‘Iveliz Explains It All,’ the Children’s Book Written by a Latina that Seeks to Validate Mental Health Issues

'Iveliz Explain It All,' the Children's Book Written by a Latina that Seeks to Validate Mental Health Issues belatina latine
Photo credit: Penguin Random House/ Illustrated by Alyssa Bermudez

This week, the Puerto Rican author Andrea Beatriz Arango released her debut book, “Iveliz Explains It All,” a children’s book that focuses on breaking the stigma of mental health issues. The publication was released on September 13, 2022.

Coming from a background of working as an ESOL (English to Speakers of Other Languages) teacher, Arango has worked with many immigrant children scholars struggling with traumas and mental health issues. To show that there’s nothing wrong with these feelings, Arango wrote a children’s book to help those in need.

Pero, that’s not all. To get a better insight into the book, BELatina News talked to Arango about the new project. 

Tell us a bit about yourself as well as how your Puerto Rican background influenced the writing of ‘IVELIZ EXPLAINS IT ALL.’

Much like Iveliz’s mom, I grew up in Puerto Rico, and despite loving to read and write, I was often perplexed by the lack of Puerto Ricans I saw in literature. Even in school (which was in Spanish) we mostly used books published in Spain! I moved to the U.S. at age 26, and after my many years teaching in Virginia public schools, I wanted Iveliz’s experiences in the book to reflect a mixture of life as Latinx kids here experience it, while also feeling decidedly Puerto Rican in voice. 

How long did it take you to write this book?

I started writing it during the pandemic lockdown in early 2020 and then sought agent representation in the late fall of that year. That being said, revisions with my agent and later with my editor took some time as well!

What was the most difficult part of the writing process of your book?

Balancing teaching, the pandemic, and writing all at the same time. My brain was constantly tired, especially because it was a pretty emotional book to write. 

Why did you set your character in middle school?

Middle school is my favorite age to teach! I also think it’s a really important time, developmentally, and so it’s crucial that kids that age be able to find books that help them navigate the hard things they or their friends might be experiencing.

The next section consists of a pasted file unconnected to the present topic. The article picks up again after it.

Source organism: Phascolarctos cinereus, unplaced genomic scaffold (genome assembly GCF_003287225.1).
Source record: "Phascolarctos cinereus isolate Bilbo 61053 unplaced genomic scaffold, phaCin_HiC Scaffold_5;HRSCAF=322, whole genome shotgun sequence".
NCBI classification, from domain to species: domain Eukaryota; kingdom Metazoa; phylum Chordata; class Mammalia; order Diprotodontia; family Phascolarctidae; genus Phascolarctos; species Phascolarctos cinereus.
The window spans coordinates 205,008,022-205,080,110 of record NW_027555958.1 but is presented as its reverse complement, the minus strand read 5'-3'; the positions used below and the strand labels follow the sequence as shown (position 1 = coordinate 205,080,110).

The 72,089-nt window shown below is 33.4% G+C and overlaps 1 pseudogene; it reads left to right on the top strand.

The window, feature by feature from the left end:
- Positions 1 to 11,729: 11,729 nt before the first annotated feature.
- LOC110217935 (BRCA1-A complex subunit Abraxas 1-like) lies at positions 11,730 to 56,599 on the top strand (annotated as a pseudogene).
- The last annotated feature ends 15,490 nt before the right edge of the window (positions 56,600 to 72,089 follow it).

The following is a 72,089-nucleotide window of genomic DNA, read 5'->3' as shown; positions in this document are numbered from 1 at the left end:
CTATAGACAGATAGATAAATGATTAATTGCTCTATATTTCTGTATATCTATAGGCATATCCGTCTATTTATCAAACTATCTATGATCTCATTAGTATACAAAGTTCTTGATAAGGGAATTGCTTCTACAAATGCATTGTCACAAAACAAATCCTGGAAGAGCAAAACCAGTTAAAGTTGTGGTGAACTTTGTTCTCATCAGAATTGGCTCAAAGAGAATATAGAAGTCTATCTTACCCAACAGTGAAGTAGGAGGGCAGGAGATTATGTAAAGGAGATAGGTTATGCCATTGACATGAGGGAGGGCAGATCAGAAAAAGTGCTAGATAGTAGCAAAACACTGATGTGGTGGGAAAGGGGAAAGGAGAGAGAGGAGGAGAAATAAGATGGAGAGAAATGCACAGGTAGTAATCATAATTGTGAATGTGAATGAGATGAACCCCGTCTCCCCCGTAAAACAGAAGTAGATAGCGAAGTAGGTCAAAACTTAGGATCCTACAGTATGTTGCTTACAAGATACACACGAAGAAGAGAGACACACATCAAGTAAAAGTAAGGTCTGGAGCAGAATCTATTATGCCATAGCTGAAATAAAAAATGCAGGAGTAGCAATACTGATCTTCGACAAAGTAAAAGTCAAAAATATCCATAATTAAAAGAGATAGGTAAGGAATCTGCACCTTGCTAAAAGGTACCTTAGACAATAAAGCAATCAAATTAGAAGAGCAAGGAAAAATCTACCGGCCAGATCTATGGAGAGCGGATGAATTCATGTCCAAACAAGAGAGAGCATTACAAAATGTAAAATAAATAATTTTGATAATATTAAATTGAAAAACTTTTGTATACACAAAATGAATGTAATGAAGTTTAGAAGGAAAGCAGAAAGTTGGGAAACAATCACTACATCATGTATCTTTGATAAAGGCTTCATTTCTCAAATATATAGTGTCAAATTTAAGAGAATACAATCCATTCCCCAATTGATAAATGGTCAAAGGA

How does the book help shine a light on mental health issues and ways to get help?

It can be really hard for kids to reach out to adults when they need help. Inversely, it can also be tough for adults to notice (be it at home or in school) when kids are struggling. I’m hoping, more than anything, that my book will help model what those conversations can look like so that both kids and adults feel more comfortable talking to each other about the things going on in their lives. 

Will someone who is not an immigrant be able to use the messaging of the book for authentic allyship?

Of course! Reading builds empathy, and a book can just as easily be a window as it can be a mirror. It is my hope that reading this book will help children be better friends with each other because I guarantee that whether they realize it or not, they 100 percent have an Iveliz in their classroom. 

For what reading level is this book aimed at?

The main character is 12 (7th grade), but because the novel is written in verse, it is a little more accessible to kids who might be reading below grade level. At the end of the day, every parent knows their kid best, especially because the book does deal with grief and mental health, but I would recommend it for 5th grade and above.

What is your favorite part of the book?

I loved getting to show Iveliz’s relationship with her grandma. Sometimes the people who love us can still hurt us unintentionally, and while Iveliz’s grandmother struggles to understand Iveliz’s need to go to therapy, I also loved being able to show their good times too, be it gardening or cooking together. 

Anything else you’d like to share with the BELatina News audience?

While publishing has come a long way, Latina main characters like Iveliz only make up about five percent of the published children’s books. I am elated to now be part of this percentage and am hopeful that as demand increases, children will get to see more and more books representing the wide variety and complexity of their cultures.

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